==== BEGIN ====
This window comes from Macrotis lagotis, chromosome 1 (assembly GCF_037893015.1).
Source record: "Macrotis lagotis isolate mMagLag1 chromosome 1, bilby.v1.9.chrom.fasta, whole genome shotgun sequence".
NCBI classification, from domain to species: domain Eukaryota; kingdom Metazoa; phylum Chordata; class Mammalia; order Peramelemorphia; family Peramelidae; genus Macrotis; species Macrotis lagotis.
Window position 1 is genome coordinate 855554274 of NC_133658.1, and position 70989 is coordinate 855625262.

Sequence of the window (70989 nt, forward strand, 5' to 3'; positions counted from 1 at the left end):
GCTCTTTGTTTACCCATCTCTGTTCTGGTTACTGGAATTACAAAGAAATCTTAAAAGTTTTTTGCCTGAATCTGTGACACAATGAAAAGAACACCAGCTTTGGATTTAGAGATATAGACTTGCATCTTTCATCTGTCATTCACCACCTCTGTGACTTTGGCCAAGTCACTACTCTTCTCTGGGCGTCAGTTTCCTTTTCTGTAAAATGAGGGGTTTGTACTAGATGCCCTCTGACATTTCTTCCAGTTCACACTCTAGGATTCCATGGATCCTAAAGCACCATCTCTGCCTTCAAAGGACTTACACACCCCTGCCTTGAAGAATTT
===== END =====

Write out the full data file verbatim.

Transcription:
This window comes from Macrotis lagotis, chromosome 1 (assembly GCF_037893015.1).
Source record: "Macrotis lagotis isolate mMagLag1 chromosome 1, bilby.v1.9.chrom.fasta, whole genome shotgun sequence".
NCBI classification, from domain to species: domain Eukaryota; kingdom Metazoa; phylum Chordata; class Mammalia; order Peramelemorphia; family Peramelidae; genus Macrotis; species Macrotis lagotis.
Window position 1 is genome coordinate 855554274 of NC_133658.1, and position 70989 is coordinate 855625262.

Sequence of the window (70989 nt, forward strand, 5' to 3'; positions counted from 1 at the left end):
GCTCTTTGTTTACCCATCTCTGTTCTGGTTACTGGAATTACAAAGAAATCTTAAAAGTTTTTTGCCTGAATCTGTGACACAATGAAAAGAACACCAGCTTTGGATTTAGAGATATAGACTTGCATCTTTCATCTGTCATTCACCACCTCTGTGACTTTGGCCAAGTCACTACTCTTCTCTGGGCGTCAGTTTCCTTTTCTGTAAAATGAGGGGTTTGTACTAGATGCCCTCTGACATTTCTTCCAGTTCACACTCTAGGATTCCATGGATCCTAAAGCACCATCTCTGCCTTCAAAGGACTTACACACCCCTGCCTTGAAGAATTT